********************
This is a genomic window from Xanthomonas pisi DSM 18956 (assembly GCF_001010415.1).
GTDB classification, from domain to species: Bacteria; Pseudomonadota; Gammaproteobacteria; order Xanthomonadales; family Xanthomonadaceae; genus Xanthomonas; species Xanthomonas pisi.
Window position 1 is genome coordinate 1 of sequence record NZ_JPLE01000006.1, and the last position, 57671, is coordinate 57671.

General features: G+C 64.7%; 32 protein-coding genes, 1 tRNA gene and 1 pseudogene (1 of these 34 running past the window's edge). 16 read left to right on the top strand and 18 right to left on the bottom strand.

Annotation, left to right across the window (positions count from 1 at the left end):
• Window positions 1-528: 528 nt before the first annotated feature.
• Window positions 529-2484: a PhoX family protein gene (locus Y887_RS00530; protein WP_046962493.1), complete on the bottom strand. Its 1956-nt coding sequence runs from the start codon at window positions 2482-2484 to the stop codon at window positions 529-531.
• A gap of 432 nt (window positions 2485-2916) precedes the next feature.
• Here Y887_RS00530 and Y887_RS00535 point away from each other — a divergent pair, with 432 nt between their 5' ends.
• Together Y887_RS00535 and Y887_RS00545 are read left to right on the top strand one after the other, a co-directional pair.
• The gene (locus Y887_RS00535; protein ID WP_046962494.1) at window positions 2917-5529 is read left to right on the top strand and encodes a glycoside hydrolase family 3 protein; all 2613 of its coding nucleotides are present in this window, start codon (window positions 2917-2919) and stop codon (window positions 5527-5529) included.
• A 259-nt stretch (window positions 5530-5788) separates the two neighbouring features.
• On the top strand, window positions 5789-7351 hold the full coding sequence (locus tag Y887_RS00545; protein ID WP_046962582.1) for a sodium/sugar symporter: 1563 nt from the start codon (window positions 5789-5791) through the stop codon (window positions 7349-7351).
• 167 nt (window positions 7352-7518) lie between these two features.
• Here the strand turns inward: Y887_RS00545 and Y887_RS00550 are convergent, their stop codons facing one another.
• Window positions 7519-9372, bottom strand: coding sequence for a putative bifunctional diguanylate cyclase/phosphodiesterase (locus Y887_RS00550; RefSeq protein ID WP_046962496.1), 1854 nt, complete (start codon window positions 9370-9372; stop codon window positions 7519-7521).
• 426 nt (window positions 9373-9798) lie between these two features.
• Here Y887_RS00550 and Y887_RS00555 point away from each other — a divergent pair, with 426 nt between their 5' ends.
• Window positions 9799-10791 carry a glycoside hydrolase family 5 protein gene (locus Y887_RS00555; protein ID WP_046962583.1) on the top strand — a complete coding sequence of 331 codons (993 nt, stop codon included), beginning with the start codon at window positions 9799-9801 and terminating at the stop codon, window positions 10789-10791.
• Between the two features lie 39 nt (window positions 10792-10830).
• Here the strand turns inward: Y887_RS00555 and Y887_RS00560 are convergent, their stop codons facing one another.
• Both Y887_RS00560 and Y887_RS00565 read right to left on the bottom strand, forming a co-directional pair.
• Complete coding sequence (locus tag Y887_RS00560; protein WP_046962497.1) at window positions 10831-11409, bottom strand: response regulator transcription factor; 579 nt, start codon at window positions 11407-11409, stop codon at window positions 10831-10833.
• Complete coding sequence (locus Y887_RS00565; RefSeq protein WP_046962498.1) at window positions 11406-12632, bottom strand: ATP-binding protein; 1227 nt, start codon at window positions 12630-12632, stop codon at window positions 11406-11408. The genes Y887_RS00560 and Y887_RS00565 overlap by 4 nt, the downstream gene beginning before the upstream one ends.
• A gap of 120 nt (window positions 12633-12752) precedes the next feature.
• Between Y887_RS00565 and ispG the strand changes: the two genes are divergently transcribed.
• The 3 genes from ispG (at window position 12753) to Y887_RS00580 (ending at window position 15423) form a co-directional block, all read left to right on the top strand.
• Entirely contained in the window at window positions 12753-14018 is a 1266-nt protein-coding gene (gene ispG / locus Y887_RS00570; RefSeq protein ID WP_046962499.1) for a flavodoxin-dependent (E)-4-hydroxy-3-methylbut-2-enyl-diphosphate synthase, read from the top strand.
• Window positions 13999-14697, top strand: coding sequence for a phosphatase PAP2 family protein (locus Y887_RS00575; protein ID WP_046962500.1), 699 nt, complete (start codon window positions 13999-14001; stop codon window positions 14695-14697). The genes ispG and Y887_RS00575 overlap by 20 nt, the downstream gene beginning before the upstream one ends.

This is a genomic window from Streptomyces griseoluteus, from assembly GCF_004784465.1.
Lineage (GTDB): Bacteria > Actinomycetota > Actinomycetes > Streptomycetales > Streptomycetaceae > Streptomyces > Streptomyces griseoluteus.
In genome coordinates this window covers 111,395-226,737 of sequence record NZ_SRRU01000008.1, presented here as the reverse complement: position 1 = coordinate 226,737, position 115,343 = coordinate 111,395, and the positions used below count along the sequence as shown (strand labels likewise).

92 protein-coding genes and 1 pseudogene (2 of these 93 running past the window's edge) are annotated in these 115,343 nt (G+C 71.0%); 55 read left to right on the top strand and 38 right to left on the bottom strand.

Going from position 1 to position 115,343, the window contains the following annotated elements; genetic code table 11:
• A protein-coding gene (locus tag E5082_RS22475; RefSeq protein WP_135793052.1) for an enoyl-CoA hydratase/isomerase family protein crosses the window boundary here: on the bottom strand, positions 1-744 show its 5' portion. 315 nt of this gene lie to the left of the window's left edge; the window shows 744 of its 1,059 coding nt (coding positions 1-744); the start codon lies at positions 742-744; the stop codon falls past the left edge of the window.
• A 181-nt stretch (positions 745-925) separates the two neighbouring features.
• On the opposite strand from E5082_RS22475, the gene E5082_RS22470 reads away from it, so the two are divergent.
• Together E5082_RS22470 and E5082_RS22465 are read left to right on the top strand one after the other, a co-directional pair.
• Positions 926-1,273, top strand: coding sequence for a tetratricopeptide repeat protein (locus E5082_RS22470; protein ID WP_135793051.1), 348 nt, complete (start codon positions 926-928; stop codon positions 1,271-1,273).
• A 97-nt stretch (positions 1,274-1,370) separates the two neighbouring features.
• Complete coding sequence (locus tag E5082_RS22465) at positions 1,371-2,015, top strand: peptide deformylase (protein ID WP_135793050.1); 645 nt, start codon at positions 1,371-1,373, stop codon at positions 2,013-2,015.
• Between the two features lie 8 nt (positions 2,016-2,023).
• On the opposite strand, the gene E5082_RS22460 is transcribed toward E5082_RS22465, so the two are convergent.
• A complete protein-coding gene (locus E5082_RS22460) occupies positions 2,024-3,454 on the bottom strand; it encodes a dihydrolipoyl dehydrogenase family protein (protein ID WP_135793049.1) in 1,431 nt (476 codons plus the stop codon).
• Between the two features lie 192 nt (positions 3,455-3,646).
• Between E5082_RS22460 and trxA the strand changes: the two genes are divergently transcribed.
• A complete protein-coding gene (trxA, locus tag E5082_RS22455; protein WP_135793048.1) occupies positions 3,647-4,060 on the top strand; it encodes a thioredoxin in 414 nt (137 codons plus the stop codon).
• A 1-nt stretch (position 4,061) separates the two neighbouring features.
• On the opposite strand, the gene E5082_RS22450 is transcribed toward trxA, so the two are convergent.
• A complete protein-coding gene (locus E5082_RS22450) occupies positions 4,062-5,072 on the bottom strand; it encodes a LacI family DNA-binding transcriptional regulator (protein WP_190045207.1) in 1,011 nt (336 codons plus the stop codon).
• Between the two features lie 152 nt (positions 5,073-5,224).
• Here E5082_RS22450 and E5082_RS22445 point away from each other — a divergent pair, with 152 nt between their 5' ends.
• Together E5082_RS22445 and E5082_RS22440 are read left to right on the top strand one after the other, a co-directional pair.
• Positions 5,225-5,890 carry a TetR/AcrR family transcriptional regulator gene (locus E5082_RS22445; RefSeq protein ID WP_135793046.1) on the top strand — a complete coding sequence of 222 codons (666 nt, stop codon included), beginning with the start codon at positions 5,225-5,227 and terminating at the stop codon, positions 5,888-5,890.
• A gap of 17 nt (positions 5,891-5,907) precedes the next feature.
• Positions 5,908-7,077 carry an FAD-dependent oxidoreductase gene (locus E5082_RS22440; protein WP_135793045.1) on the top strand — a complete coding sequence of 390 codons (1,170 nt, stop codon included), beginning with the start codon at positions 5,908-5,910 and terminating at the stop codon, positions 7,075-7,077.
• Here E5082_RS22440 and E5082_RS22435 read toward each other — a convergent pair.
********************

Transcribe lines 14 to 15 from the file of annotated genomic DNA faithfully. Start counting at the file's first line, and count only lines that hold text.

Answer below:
• 167 nt (window positions 7352-7518) lie between these two features.
• Here the strand turns inward: Y887_RS00545 and Y887_RS00550 are convergent, their stop codons facing one another.